Saturday, February 27, 2010

Andi & Julia: January Goal

My goal for the month of January was to cook a meal taken entirely from Julia Child's Mastering the Art of French Cooking. Since most of the recipes are supposed to serve six, and I didn't want to try halving the recipes, I invited two friends whose potlucks, dinner parties, and food experimentation always inspire me: Carlos and Lana. Along with Gabriel, I figured the four of us could handle food for six, leaving me with a few leftovers. When choosing a menu I had a few things I kept in mind. My first constraint was the lack of a good heavy dutch oven that can go between the stove-top and the oven. I also wanted to cook either a chicken or a beef dish for the main course. As for the dessert, I wanted to choose a cake, simply because it would be a little more in my comfort zone. Here's the final menu:

Boston Bibb Letuce Salad with Sauce Vinaigrette
with goat cheese, cherry tomatoes, and almonds

Sauté de Boeuf à la Bourguignonne
with mushrooms, bacon, and onions

Pomme de Terre Saut
ées en Dés

French Baguette

Reine De Saba
with chocolate-butter icing and almonds

I actually started my preparation (on the last Saturday of January) by making the cake, but let me first describe the main part of the meal. I sautéed the mushrooms for the beef burgundy first, and then made the glazed baby onions. That was what I used the bouquet garni seen at the beginning of the post for. Then I started cutting the potatoes into a small dice. The sautéed potatoes were the suggested side dish for the beef, but rather than the "elongated olive shape" suggested in the main recipe, or potato balls, formed using a "potato-ball cutter," I chose the much simpler dice. They went in a non-stick pan with butter and olive oil, and at this point, Gabriel took over the potatoes. He was much more talented than I at the shaking and flipping required to keep the potatoes from sticking or cooking too much on one side. The beef dish was actually the faster sauté version of the famous boeuf bourguignonne that was such a big deal for the food-blogger Julie in Julie & Julia. So I started by browning the sirloin steak, leaving it a little rare in the middle. Then I started on the really fantastic sauce: red wine, garlic, beef stock, and tomato paste, all thickened with a beurre manié (a paste of butter and flour, whisked in at the end). At the very end, Gabriel helped me assemble the salad and shake up the vinaigrette in a mason jar.

I felt a little overwhelmed near the end, and almost forgot a few important parts of the sauce for the beef, but sitting down at the table with my friends and a glass of wine, I felt it was all worth it. The salad was a good combination of the tangy dressing and the sweet tomatoes, the creamy cheese and the crunchy almonds. The potatoes were simple, dressed only in butter and herbs, but they were so smooth, with the texture almost like that of a risotto. (I've made them since, in an stainless steel pan, with much less success - non-stick is the way to go). The beef was tender and flavorful, but the big hit was the sauce, which I will admit we were sopping up with bread and eventually eating straight from the pan.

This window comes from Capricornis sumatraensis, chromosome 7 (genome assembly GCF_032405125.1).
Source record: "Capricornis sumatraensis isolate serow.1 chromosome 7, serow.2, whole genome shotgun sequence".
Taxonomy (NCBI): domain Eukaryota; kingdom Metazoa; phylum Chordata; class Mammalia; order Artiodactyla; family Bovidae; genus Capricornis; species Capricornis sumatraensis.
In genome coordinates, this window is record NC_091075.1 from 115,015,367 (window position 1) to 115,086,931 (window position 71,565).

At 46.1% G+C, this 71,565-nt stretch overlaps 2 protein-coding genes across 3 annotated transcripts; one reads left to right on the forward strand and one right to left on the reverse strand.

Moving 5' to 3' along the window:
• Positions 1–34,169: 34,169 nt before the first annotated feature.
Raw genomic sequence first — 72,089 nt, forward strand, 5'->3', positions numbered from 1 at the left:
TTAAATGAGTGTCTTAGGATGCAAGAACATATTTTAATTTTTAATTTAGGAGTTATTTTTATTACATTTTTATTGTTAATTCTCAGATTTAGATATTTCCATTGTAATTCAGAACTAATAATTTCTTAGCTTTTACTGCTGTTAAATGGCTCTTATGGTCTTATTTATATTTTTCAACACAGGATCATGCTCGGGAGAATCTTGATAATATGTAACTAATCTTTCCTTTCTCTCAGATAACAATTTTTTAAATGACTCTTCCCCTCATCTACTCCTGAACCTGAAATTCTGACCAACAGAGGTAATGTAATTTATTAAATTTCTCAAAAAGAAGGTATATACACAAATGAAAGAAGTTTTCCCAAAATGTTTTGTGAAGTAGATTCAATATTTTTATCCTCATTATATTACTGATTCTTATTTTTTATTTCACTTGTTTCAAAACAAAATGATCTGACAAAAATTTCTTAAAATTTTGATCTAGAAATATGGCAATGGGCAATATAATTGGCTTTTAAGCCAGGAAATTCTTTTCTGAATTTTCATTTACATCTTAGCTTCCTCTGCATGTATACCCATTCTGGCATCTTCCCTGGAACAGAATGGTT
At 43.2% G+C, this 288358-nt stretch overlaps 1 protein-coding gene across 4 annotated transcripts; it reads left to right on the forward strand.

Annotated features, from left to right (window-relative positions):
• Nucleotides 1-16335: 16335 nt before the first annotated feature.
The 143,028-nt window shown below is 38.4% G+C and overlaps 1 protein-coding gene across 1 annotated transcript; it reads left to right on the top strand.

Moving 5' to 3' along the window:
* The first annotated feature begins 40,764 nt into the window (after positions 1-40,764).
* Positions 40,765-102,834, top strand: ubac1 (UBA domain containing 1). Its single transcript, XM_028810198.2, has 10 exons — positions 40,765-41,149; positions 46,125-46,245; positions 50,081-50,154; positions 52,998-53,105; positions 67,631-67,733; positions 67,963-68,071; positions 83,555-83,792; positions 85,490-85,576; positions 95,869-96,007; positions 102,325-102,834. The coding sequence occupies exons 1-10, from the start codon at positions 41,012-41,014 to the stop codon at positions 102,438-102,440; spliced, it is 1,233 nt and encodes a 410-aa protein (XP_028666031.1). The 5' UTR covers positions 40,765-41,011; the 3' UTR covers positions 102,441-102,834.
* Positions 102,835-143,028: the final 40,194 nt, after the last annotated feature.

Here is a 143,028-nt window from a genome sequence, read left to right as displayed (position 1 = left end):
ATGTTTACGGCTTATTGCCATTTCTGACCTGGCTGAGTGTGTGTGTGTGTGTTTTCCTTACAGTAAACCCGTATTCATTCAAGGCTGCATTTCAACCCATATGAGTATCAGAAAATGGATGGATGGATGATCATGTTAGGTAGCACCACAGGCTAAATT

Now to the important part: dessert. The chocolate was set to melt in a bowl over simmering water, and the butter and sugar were creamed together. And then, partly because I wanted to try it by hand, and partly because I didn't want to wash the beaters I had used for the butter and sugar, and beat my egg-whites by hand. It was tiring, and it took a little bit longer, but it resulted in a finer and more consistent foam. And holding up my whisk and seeing stiff peaks felt a lot more rewarding than when I use electric beaters. I mixed the chocolate with the butter and almond meal, and then carefully folded in the whites and flour. I poured it into a 9 in. pan (although the recipe called for a 8 in pan) and put it into the oven. I should have modified the cooking time because I changed the pan size, but I didn't think about it. So my cake turned out a little less moist than it was supposed to, but it still tasted delicious.

I made the chocolate-butter icing after dinner (wearing pearls, of course) and spread it on the cake. We took a break from playing my favorite game, Pictionary, to dig into the cake. And though I won't reveal who won *both* games of Pictionary, I will say that the cake was a winner. :) So the completion of my first goal for the year was a success. I see more meals inspired by Julia Child in the future...

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1 comment:

  1. Fantastic meal! I love Julia, she helped me in the kitchen decades ago when I first moved to the US and I made those recipes too! My whole family makes the Reine de Saba.
    Yum, I am getting hungry now!